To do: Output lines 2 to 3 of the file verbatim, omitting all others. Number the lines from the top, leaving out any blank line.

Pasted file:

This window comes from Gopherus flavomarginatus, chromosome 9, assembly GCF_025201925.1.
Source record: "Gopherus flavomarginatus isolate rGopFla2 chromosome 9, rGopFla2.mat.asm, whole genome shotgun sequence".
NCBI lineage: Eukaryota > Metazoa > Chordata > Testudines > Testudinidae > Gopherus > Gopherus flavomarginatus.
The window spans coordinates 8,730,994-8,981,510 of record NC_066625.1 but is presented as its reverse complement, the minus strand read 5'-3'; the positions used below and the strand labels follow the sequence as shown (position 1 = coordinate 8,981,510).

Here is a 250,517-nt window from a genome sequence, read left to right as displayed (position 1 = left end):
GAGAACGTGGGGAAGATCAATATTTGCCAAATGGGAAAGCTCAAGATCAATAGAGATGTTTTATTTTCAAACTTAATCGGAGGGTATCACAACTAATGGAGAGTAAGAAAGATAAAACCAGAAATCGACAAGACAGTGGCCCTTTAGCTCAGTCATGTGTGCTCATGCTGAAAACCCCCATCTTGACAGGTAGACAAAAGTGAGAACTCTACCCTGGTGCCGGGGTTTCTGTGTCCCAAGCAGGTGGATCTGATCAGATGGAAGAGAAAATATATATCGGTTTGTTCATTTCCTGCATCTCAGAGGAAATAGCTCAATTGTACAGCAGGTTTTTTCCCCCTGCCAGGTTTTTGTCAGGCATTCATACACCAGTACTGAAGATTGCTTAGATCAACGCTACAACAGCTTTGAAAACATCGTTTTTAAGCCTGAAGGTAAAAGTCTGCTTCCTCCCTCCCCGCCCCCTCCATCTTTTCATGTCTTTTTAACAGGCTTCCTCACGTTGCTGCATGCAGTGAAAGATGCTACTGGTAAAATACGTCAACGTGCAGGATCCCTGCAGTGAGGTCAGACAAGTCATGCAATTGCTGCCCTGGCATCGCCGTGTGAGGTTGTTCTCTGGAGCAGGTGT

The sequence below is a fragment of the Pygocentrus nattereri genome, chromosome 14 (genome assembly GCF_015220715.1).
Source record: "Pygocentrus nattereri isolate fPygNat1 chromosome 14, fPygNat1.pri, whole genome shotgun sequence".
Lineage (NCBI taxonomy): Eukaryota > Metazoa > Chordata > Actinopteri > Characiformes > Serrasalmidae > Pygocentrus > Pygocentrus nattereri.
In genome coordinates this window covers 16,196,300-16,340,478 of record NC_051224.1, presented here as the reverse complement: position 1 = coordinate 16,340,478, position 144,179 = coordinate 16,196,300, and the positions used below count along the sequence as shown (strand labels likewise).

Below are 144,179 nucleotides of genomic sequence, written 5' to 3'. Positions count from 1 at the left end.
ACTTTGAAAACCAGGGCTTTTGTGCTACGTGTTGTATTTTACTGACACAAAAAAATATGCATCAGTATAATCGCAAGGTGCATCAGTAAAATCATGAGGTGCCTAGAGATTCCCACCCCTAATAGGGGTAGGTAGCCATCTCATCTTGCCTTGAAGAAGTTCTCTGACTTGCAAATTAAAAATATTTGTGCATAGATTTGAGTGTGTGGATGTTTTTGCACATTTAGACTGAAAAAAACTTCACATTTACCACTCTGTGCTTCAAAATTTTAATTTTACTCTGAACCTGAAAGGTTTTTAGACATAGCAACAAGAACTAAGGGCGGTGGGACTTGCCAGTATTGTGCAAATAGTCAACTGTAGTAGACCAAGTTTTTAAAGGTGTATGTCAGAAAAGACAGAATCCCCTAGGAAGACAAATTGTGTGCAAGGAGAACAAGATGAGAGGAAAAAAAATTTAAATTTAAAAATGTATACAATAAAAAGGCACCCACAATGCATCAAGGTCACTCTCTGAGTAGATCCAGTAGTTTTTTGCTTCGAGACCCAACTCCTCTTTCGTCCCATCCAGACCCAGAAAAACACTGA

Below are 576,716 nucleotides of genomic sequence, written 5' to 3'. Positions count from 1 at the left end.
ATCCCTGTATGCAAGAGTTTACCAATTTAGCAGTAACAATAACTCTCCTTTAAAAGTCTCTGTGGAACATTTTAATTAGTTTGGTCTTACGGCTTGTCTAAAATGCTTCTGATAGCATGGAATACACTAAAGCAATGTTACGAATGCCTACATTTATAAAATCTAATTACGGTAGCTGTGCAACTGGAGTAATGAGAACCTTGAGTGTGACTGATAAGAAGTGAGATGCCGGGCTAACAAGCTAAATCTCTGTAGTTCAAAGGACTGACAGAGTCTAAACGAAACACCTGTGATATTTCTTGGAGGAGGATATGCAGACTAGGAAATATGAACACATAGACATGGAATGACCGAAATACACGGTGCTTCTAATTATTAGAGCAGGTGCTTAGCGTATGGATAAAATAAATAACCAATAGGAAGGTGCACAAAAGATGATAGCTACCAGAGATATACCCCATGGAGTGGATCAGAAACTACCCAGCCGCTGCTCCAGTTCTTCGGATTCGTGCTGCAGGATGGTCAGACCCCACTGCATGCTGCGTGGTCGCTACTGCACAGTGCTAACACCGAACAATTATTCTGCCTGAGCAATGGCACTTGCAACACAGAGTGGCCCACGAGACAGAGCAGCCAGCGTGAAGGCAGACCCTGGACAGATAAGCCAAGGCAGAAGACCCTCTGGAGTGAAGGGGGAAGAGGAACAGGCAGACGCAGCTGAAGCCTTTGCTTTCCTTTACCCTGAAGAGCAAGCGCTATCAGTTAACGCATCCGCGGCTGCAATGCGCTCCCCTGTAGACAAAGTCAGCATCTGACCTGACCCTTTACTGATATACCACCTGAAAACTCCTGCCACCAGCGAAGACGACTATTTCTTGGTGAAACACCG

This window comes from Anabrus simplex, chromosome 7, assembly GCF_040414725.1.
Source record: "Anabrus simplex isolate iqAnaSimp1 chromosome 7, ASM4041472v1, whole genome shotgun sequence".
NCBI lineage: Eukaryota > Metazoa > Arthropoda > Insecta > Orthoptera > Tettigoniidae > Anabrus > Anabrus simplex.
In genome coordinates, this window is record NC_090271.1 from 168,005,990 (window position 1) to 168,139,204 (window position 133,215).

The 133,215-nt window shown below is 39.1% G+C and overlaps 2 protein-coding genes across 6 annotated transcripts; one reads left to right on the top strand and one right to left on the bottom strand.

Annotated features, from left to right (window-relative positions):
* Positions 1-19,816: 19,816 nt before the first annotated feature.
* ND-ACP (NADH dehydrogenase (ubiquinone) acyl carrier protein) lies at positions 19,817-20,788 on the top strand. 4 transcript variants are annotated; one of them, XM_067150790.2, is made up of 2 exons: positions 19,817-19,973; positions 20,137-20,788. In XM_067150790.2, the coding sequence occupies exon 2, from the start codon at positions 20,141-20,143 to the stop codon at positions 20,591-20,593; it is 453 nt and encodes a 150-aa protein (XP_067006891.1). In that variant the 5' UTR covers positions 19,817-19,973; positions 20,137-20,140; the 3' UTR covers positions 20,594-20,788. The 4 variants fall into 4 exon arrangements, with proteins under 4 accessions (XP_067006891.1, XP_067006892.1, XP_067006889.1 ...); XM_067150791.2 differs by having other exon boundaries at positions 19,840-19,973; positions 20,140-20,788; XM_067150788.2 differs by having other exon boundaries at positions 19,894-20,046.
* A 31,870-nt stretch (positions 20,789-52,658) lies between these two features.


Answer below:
Source record: "Gopherus flavomarginatus isolate rGopFla2 chromosome 9, rGopFla2.mat.asm, whole genome shotgun sequence".
NCBI lineage: Eukaryota > Metazoa > Chordata > Testudines > Testudinidae > Gopherus > Gopherus flavomarginatus.